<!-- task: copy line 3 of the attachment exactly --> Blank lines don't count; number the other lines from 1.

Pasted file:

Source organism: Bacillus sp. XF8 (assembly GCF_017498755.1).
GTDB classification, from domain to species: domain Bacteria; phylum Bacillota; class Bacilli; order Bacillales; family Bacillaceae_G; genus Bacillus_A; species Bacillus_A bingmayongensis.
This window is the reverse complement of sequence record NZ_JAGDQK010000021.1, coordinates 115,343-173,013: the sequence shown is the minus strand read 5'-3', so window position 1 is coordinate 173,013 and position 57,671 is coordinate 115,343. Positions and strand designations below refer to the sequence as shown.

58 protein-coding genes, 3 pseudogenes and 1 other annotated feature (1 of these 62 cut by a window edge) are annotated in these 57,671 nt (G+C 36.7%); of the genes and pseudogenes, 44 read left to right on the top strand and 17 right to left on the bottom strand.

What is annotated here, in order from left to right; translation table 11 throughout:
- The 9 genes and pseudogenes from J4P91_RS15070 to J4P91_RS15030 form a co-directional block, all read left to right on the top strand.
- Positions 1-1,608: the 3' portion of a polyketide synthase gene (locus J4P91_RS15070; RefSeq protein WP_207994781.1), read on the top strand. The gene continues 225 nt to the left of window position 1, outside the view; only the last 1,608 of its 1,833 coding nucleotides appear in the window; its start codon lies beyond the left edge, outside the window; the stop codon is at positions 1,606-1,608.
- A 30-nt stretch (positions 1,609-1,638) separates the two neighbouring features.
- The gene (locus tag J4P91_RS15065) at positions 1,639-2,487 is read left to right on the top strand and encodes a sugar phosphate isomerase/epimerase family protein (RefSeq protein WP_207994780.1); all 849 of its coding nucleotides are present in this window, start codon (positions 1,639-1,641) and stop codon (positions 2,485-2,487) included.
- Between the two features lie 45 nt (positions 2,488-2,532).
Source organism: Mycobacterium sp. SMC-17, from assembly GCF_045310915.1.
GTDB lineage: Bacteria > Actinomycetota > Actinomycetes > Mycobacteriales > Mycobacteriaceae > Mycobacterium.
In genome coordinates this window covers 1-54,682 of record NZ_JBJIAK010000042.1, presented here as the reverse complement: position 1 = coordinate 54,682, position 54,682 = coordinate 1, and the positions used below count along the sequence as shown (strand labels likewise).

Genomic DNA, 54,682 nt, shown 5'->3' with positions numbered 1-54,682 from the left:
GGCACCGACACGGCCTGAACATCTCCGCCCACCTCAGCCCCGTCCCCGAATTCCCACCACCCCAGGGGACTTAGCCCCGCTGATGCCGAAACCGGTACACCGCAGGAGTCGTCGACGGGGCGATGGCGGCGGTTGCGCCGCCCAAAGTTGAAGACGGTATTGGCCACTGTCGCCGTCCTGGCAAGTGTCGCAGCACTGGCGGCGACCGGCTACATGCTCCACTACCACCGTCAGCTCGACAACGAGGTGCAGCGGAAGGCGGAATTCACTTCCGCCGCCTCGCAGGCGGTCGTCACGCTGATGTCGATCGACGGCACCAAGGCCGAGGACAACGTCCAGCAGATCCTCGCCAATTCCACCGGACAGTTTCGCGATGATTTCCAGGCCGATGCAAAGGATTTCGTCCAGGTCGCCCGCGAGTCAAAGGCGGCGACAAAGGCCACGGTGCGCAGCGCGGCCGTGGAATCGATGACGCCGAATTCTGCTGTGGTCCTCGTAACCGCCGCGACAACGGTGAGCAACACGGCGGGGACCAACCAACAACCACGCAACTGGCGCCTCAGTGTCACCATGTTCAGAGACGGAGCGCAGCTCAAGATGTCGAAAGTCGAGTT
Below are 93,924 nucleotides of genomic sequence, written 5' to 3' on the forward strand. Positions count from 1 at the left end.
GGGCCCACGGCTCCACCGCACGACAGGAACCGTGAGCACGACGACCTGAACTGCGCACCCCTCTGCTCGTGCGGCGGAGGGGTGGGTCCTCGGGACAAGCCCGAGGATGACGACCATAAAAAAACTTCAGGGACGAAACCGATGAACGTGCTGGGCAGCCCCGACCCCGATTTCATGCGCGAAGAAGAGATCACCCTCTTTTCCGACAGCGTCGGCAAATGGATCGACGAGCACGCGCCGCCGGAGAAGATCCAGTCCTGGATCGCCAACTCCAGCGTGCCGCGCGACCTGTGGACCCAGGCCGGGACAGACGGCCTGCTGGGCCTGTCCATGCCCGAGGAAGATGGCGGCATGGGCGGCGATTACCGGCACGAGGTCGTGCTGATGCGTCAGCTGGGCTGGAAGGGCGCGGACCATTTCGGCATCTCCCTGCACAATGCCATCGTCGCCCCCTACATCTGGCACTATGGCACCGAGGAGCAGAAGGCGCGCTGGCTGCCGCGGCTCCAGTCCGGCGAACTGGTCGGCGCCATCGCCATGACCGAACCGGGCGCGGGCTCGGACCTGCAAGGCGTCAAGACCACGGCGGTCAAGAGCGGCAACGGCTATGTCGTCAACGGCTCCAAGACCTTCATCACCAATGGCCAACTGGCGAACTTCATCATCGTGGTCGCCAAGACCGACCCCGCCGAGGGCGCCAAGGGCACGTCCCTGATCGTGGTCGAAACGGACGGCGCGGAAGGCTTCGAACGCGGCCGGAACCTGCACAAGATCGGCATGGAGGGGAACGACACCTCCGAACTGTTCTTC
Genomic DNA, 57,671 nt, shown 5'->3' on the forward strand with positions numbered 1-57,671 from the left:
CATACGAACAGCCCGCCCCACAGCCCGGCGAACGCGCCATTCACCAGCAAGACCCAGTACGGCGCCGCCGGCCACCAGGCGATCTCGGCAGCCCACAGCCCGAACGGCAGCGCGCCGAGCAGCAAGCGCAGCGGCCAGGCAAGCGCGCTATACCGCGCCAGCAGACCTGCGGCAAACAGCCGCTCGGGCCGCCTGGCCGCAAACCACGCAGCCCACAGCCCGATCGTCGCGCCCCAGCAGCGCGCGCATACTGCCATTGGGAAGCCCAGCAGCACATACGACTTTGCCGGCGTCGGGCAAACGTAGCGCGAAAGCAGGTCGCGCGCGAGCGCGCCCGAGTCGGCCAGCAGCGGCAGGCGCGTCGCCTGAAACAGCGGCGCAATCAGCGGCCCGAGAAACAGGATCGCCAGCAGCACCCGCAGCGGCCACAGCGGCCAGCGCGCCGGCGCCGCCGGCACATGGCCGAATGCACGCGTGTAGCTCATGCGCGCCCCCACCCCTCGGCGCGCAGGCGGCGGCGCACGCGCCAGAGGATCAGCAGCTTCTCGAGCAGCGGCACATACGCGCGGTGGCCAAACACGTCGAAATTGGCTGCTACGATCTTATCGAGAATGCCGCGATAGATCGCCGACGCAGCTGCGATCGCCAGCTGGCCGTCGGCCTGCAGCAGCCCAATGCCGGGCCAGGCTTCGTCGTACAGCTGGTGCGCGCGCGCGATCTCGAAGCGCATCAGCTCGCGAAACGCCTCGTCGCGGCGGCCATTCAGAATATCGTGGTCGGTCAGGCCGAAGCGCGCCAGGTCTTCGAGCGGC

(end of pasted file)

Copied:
This window is the reverse complement of sequence record NZ_JAGDQK010000021.1, coordinates 115,343-173,013: the sequence shown is the minus strand read 5'-3', so window position 1 is coordinate 173,013 and position 57,671 is coordinate 115,343. Positions and strand designations below refer to the sequence as shown.